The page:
Now, Iâ€™m not calling players stupid or gullible, Iâ€™m just saying itâ€™s a fact. The exact opposite happens when people arenâ€™t willing to pay for a card. Remember when Narset Transcendent was $40? It didnâ€™t stay that way for long because players werenâ€™t playing it and people stopped buying it. Now, itâ€™s a whopping $5.
Would you like to know a little secret? Players greatly outnumber MTGFinance pros in the current MTG world. If players (or just buyers) decided that they werenâ€™t willing to pay $60 for a Misty Rainforest, sellers would have to drop the price. I can assure you, anyone seriously involved in MTGFinance knows this and is absolutely terrified it could happen.
Get to The Point Already
Alright, alright. The real meat of all of this.
Letâ€™s get back to what I said earlier: Players need MTGFinance, and MTGFinance needs players. The whole point of me writing this shindig is because I wanted to make the point that the MTG secondary market is necessary for the survival of MTG as a game, and especially as a competitive game. When WoTC announced the concept of Zendikar Expeditions in Battle For Zendikar there was a bit of an uproar - the idea that WoTC had come out with the â€œsuper duper rareâ€ after the already semi-successful â€œmythic rareâ€. People were rioting over the $200+ dollar foils that had been introduced to the market. However, the most important comment I heard was â€œWoTC is only interested in pushing packsâ€. This is what I want to highlight, and Iâ€™m sorry it took way too many words to get here.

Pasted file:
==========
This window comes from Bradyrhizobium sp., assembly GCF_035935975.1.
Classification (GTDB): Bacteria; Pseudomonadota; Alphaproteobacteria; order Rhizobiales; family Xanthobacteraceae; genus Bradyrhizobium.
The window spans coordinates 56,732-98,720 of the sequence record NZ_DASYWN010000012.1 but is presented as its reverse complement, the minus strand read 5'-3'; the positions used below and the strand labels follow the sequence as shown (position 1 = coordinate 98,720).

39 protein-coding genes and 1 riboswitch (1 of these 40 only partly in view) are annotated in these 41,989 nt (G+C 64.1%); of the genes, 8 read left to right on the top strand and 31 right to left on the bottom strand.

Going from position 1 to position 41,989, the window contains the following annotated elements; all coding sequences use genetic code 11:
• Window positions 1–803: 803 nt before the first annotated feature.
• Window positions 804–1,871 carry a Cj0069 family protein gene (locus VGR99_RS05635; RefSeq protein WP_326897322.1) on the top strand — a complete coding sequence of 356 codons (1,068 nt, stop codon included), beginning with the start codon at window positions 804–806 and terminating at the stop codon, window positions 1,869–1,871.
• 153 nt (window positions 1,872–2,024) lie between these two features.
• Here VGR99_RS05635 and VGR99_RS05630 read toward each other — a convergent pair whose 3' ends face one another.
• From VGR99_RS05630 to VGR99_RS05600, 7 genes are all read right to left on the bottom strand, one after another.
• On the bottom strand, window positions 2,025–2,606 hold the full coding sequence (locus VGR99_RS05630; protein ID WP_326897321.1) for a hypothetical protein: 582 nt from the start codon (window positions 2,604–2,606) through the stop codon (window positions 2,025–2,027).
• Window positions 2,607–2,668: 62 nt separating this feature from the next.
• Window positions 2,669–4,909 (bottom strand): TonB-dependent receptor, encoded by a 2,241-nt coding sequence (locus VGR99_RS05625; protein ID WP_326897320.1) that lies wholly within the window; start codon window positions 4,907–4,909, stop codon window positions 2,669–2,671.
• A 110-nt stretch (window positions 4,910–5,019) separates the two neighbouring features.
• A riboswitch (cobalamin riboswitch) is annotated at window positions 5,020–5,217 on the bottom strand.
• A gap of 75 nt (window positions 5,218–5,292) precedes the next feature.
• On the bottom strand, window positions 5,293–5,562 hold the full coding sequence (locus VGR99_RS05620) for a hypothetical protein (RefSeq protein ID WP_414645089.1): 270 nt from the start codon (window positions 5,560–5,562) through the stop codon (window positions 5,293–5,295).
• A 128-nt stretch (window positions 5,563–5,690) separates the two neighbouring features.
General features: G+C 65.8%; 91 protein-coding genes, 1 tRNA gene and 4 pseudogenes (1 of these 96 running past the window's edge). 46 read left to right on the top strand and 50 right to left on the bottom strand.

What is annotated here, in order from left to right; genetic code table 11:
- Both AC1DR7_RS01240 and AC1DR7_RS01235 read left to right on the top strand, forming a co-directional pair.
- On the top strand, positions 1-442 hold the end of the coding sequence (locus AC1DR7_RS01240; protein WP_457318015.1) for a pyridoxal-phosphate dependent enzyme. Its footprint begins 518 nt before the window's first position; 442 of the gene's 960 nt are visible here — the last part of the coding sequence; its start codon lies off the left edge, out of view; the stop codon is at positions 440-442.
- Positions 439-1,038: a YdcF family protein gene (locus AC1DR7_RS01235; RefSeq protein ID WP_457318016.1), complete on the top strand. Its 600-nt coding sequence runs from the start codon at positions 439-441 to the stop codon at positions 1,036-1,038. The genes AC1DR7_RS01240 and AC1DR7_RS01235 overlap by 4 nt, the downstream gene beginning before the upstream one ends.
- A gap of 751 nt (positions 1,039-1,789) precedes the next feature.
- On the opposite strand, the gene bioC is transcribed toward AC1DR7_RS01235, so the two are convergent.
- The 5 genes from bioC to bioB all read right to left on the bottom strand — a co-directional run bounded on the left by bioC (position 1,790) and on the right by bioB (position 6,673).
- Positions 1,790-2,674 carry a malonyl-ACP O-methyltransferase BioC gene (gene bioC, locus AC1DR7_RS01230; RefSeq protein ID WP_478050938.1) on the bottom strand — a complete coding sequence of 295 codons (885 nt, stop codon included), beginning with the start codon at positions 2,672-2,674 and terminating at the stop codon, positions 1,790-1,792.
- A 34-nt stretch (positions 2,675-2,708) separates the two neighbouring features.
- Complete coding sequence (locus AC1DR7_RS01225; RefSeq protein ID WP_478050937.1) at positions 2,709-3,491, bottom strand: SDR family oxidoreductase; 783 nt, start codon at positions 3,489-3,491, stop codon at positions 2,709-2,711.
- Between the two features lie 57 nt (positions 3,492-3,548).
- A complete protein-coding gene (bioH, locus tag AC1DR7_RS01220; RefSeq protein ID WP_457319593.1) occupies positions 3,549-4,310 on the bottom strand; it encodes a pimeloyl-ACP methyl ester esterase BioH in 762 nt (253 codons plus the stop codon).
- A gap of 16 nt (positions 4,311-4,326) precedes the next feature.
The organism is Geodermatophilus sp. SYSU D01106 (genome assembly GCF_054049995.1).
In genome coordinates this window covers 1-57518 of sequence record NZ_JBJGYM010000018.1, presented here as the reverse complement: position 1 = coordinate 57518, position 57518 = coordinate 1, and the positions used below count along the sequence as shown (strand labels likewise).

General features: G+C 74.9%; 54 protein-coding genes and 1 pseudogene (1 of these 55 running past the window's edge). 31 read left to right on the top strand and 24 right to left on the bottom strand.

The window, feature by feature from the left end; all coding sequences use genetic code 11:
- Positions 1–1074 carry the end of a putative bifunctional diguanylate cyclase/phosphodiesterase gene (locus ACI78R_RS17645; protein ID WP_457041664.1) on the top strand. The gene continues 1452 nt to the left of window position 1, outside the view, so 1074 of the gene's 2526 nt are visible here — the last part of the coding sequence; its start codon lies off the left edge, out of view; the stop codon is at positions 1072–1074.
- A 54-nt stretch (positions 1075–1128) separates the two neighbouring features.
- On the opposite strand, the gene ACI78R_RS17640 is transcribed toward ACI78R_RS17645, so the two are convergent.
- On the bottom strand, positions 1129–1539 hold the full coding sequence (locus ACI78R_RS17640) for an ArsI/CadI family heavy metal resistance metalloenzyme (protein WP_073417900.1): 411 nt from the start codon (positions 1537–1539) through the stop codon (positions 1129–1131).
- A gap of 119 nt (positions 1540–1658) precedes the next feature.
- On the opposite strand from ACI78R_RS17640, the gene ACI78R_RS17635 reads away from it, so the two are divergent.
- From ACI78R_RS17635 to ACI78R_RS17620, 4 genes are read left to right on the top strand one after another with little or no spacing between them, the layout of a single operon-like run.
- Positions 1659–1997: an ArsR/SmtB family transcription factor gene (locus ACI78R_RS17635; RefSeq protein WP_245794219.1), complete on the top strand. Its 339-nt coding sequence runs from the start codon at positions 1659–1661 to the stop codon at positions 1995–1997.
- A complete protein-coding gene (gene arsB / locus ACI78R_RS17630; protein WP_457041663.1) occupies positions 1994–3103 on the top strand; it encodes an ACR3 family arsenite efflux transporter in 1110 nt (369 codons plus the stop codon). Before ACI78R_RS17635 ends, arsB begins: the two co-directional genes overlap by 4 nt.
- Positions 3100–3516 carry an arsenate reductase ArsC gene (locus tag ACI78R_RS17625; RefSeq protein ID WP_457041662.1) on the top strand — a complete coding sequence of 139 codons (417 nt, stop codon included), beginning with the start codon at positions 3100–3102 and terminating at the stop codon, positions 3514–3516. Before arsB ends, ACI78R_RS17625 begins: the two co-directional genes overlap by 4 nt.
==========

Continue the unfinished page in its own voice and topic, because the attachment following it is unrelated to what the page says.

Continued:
WoTC wants people to open booster packs, and you should too. I bring up the fact again that we all enjoy and love MTG in our own way, or at least I know I do. Therefore we want the game to continue. We want to see the game be successful, and we want them to print more cards. WoTC makes the most money off of sealed product sales, not to mention the game stores who depend entirely on the profits made through booster pack and singles sales. At the end of the day, singles prices are based on how much people want them and how often they appear in sealed product. The secondary market is driven by how much product is opened, and in a way, vice versa. This is where Zendikar Expeditions was so unbelievable successful, it created a scenario where people wanted to open packs again. Every time someone opens a booster pack there is always a chance of opening the $20 fetchland, or now a $200 special foil. Suddenly people are opening packs by the boatload and WoTC is making money again. What people really failed to notice though, was that the more packs were opened the cheaper the singles got. When Khans of Tarkir was opened in search of fetchland gold all other overpowered singles got the axe, the prime example being Siege Rhino so currently sits at a whopping $1 even though he was the powerhouse card for standard.
So, how can we bring this all together?
The secondary market sucks sometimes. Cards go up in price and suddenly its multiple hundred to play the deck you want. However, the market can work in your favor as well. The concept of trading up has been made possible by the secondary market, even if you didnâ€™t realize it. You can buy booster packs in hopes of winning the lottery and even if you pull junk itâ€™s something to work with, in the form of trading up.